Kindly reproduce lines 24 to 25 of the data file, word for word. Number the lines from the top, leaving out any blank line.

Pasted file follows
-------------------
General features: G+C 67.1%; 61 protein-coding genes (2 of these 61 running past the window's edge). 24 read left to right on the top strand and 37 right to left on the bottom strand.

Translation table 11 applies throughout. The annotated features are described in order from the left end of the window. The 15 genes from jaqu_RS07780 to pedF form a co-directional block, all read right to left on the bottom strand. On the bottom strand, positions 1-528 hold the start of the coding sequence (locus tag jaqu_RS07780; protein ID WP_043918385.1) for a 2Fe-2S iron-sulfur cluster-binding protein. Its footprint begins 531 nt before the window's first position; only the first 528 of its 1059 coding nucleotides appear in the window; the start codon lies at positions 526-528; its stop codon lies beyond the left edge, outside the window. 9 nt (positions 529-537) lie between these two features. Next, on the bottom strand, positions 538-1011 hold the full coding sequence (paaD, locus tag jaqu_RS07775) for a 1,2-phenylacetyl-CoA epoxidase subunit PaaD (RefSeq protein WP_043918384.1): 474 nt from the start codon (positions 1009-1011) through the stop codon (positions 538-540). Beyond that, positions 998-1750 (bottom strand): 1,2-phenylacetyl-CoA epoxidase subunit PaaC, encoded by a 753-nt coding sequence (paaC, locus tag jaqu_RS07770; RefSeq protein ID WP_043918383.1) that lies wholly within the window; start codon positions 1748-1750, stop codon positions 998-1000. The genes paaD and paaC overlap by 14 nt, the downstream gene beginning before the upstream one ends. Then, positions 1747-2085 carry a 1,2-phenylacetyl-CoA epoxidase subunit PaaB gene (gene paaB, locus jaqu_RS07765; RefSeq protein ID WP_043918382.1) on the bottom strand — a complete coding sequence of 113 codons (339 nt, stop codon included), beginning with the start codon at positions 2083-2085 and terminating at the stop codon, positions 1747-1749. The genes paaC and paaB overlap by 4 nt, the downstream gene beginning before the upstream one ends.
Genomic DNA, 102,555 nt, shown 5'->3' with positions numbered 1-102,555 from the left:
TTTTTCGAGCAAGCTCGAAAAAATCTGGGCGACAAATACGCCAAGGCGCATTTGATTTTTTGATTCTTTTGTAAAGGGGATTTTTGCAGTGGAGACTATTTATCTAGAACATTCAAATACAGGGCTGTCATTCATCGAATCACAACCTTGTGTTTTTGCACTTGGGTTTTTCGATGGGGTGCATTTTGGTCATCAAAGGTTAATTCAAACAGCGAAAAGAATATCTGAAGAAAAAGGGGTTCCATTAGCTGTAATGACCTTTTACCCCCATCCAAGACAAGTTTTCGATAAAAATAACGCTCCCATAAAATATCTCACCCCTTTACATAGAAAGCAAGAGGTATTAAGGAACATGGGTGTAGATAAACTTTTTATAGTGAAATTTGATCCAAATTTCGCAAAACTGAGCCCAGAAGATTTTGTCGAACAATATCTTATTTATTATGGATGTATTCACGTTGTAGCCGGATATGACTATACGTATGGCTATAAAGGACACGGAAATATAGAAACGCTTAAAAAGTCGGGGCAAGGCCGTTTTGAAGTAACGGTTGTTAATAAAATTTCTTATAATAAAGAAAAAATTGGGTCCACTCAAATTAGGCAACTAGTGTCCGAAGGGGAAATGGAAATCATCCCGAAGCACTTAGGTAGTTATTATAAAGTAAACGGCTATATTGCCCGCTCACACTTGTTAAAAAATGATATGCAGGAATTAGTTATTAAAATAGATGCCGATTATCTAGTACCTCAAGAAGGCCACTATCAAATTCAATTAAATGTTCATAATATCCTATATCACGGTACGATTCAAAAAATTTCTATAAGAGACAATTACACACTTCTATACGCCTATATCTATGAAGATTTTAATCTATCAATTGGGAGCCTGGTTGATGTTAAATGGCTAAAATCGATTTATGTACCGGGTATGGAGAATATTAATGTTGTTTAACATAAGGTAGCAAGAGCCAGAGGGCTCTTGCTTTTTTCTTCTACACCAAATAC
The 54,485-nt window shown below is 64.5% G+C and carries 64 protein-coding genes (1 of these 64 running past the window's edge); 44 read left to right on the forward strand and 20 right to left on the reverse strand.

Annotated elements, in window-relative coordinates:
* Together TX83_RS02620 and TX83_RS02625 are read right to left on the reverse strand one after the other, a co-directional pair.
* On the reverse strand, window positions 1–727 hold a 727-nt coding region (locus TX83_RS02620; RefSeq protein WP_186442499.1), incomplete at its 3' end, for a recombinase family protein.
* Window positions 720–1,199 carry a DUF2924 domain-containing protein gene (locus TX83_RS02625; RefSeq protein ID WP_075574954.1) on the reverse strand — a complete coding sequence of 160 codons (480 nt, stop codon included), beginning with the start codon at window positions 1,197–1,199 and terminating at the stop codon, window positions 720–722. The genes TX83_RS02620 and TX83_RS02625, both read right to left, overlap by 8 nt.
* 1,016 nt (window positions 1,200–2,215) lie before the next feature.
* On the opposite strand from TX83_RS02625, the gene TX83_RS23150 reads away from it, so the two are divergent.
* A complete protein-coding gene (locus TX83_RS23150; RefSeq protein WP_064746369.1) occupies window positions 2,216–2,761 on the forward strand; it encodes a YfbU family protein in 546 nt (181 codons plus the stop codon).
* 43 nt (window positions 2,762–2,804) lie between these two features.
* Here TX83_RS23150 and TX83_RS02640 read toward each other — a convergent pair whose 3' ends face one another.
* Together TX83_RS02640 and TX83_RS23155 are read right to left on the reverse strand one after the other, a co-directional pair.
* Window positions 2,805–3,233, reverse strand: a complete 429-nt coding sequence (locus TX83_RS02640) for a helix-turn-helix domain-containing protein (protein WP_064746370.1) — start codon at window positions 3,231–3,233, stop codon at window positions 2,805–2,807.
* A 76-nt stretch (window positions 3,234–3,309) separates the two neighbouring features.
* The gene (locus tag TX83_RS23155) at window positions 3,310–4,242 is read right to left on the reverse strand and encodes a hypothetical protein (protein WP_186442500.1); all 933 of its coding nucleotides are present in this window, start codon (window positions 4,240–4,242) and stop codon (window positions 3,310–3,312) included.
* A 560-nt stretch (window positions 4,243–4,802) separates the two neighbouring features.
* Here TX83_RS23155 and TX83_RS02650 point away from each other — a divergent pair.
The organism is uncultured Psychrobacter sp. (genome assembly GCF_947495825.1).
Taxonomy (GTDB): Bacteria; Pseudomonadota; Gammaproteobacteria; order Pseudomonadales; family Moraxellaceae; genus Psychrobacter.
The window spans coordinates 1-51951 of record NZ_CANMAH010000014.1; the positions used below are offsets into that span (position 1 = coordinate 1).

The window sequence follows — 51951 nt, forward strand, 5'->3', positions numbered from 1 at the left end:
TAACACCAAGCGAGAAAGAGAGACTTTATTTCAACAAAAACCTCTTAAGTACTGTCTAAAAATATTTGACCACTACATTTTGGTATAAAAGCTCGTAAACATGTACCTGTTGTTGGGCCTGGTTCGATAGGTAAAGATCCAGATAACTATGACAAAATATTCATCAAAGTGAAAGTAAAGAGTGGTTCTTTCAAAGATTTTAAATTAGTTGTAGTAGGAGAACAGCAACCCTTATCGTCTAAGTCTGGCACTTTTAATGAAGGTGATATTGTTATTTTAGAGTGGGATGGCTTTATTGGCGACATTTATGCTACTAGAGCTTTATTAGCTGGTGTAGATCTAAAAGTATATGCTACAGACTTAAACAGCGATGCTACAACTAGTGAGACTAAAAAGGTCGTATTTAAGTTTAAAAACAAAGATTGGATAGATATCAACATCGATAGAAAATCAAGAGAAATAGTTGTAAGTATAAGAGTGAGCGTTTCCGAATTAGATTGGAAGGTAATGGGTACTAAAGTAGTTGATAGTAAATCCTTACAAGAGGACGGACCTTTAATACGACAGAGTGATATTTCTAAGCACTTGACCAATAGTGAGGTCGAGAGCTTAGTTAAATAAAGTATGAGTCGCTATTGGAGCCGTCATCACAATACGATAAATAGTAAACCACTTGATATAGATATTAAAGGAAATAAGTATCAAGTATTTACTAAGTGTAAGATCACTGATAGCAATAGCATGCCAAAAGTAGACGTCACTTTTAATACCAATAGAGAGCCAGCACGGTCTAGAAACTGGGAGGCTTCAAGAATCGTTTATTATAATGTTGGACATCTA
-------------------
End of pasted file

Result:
The window sequence follows — 51951 nt, forward strand, 5'->3', positions numbered from 1 at the left end:
TAACACCAAGCGAGAAAGAGAGACTTTATTTCAACAAAAACCTCTTAAGTACTGTCTAAAAATATTTGACCACTACATTTTGGTATAAAAGCTCGTAAACATGTACCTGTTGTTGGGCCTGGTTCGATAGGTAAAGATCCAGATAACTATGACAAAATATTCATCAAAGTGAAAGTAAAGAGTGGTTCTTTCAAAGATTTTAAATTAGTTGTAGTAGGAGAACAGCAACCCTTATCGTCTAAGTCTGGCACTTTTAATGAAGGTGATATTGTTATTTTAGAGTGGGATGGCTTTATTGGCGACATTTATGCTACTAGAGCTTTATTAGCTGGTGTAGATCTAAAAGTATATGCTACAGACTTAAACAGCGATGCTACAACTAGTGAGACTAAAAAGGTCGTATTTAAGTTTAAAAACAAAGATTGGATAGATATCAACATCGATAGAAAATCAAGAGAAATAGTTGTAAGTATAAGAGTGAGCGTTTCCGAATTAGATTGGAAGGTAATGGGTACTAAAGTAGTTGATAGTAAATCCTTACAAGAGGACGGACCTTTAATACGACAGAGTGATATTTCTAAGCACTTGACCAATAGTGAGGTCGAGAGCTTAGTTAAATAAAGTATGAGTCGCTATTGGAGCCGTCATCACAATACGATAAATAGTAAACCACTTGATATAGATATTAAAGGAAATAAGTATCAAGTATTTACTAAGTGTAAGATCACTGATAGCAATAGCATGCCAAAAGTAGACGTCACTTTTAATACCAATAGAGAGCCAGCACGGTCTAGAAACTGGGAGGCTTCAAGAATCGTTTATTATAATGTTGGACATCTA